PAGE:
Those who've been doing the morality-wrestle with steroids finally have reached Judgment Day. The 2007 Hall of Fame ballot is out, and with it, the litmus test for the ages: Does Mark McGwire, the first chemically-enhanced home run hitter to reach Cooperstown's doorstep, belong?
Not a chance.
Not until Big Mac confesses to his crimes of the syringe, which taint every one of his home runs after 1995. Not until McGwire answers the questions that were put to him before Congress in 2005, when he had the audacity to say, "I'm not here to talk about the past."
And not until McGwire stops hiding - where was he last month when his Cardinals were winning the World Series for the first time since 1982? - and explains to America how he hit more than half his career home runs after the age of 32.
Only a fool continues to deny the link between steroids and McGwire's second life as a home run hitter. In his first 10 seasons, Mac was hitting one homer every 16 at-bats - good but nowhere close to getting him in the room with the likes of Aaron and Ruth and Mantle. But the very next year, McGwire, suddenly as big as a laboratory monster, cut his long-ball ratio in half, going deep one out of every eight at-bats.
By the time he was catching and passing Roger Maris' single-season home run mark in 1998, McGwire was crushing them out of the park at the rate of one every four at-bats, which is virtually impossible even in Little League.
The debate isn't whether McGwire was juicing his way into the history books; of course he was, the same way Sammy Sosa and Rafael Palmeiro were and Barry Bonds is now. The only question is whether their achievements deserve to be honored at Cooperstown. The answer is easy enough, since the Hall of Fame ballot instructs voters to consider a player's character. Given that mandate, judging McGwire is easy.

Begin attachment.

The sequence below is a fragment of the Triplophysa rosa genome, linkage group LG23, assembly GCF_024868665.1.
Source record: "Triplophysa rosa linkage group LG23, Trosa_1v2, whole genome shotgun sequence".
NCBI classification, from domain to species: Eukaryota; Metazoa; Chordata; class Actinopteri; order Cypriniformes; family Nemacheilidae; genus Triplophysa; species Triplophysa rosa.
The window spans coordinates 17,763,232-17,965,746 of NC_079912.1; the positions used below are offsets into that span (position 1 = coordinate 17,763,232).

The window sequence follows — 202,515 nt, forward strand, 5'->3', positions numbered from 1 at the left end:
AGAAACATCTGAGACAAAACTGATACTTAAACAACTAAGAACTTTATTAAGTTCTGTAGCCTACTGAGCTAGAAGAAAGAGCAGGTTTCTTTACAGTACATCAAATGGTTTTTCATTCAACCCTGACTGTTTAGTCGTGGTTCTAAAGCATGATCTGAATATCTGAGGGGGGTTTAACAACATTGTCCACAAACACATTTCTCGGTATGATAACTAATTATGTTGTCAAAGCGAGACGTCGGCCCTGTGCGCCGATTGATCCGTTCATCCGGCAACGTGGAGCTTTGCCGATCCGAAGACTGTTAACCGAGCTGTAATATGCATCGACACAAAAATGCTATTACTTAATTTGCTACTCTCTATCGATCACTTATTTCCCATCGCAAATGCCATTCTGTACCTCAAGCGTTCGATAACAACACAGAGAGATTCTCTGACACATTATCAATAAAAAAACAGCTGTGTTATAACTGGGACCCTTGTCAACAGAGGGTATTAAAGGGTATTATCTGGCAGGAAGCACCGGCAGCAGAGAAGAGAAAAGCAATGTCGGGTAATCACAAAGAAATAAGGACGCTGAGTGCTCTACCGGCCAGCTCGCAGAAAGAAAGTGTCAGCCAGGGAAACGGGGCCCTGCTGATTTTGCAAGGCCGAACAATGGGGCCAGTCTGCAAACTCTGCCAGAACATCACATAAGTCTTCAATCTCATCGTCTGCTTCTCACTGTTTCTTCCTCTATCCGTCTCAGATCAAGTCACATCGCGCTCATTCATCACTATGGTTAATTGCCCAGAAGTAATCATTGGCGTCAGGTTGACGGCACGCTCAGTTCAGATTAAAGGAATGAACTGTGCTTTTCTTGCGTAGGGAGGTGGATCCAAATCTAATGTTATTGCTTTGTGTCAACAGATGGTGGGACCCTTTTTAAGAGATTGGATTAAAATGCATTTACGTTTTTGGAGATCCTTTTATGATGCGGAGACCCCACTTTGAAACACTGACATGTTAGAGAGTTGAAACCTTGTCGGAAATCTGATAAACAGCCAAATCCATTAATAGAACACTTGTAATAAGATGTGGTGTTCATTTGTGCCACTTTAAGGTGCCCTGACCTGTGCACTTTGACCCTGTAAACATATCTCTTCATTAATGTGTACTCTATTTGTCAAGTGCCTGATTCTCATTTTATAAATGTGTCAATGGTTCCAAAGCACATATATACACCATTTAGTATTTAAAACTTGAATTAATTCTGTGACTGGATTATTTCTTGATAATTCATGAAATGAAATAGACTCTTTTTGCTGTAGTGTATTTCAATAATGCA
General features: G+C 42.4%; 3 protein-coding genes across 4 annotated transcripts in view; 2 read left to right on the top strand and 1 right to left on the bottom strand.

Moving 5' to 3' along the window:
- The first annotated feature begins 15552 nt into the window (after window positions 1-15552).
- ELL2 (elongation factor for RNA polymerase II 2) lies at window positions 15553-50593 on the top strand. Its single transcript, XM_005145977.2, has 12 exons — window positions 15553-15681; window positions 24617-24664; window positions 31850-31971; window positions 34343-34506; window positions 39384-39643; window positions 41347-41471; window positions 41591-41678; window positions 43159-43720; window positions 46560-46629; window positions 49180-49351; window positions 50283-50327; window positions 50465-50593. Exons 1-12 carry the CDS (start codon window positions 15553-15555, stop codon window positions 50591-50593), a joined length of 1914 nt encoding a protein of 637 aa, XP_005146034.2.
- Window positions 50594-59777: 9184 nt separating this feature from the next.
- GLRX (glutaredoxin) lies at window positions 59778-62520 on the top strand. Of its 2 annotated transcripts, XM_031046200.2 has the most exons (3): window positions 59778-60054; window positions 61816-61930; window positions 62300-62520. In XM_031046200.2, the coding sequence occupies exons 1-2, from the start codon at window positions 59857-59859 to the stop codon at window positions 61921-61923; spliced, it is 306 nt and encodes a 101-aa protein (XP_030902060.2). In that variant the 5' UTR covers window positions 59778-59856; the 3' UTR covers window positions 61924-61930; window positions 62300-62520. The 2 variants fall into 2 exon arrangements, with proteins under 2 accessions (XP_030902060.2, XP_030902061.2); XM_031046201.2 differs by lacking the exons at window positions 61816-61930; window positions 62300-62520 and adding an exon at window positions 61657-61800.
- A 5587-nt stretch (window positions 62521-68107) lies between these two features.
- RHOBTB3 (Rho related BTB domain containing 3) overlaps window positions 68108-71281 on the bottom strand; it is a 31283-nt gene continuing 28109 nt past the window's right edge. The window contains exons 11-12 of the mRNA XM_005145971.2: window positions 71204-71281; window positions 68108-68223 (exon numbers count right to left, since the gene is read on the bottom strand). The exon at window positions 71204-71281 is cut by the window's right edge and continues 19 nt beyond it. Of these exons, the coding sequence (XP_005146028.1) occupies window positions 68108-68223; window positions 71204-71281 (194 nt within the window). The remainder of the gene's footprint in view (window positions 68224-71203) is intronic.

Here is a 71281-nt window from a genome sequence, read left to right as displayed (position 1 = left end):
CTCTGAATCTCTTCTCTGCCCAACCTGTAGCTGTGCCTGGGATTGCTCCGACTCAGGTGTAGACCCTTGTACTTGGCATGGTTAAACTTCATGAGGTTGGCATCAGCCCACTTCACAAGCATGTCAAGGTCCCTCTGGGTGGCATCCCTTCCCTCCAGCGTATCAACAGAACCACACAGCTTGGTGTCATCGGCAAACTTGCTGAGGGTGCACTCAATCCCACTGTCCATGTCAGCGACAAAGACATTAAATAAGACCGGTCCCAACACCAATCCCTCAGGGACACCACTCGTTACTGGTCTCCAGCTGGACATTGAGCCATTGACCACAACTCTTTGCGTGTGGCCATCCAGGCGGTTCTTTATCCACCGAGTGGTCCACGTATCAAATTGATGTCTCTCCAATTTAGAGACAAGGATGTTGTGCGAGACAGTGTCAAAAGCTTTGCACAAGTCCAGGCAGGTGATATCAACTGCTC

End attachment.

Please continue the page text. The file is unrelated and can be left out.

What does it say about a man's competitive character if he's willing to use illegal pharmaceuticals to (secretly) make himself stronger, unnaturally improve his bat speed, give him greater focus and concentration and thus allow him to wait longer on pitches before deciding when to swing?
What kind of man allows a nation to fall in love with his pursuit of history, knowing it was phony all along, at precisely the time baseball needed a savior? You want the definition of a good guy? Try Cal Ripken and Tony Gwynn, superstars who'll be elected in January on the first ballot. They'll make it because of old-fashioned virtues such as talent and hard work and perseverance. And while we're at it, the invitation to Cooperstown should be extended to deserving candidates such as Goose Gossage, Bert Blyleven and Jim Rice.
But not McGwire, not Sosa or Palmeiro and not Bonds, either, assuming he isn't in jail in the next few years for tax evasion or perjury. These men represent all that was synthetic about the game since the late-'90s, a dark age that ultimately smeared everyone. That goes for the fans who became addicted to baseball as a form of glorified batting practice, to owners who knew their clubhouses were rife with steroids and did nothing, and to reporters (myself included) who glorified the McGwire-Sosa duel in the summer of '98.
McGwire's home runs will be regarded as darkly as the bets placed in the 1919 Black Sox scandal. And stripped of those jacks, McGwire is no Hall of Fame candidate.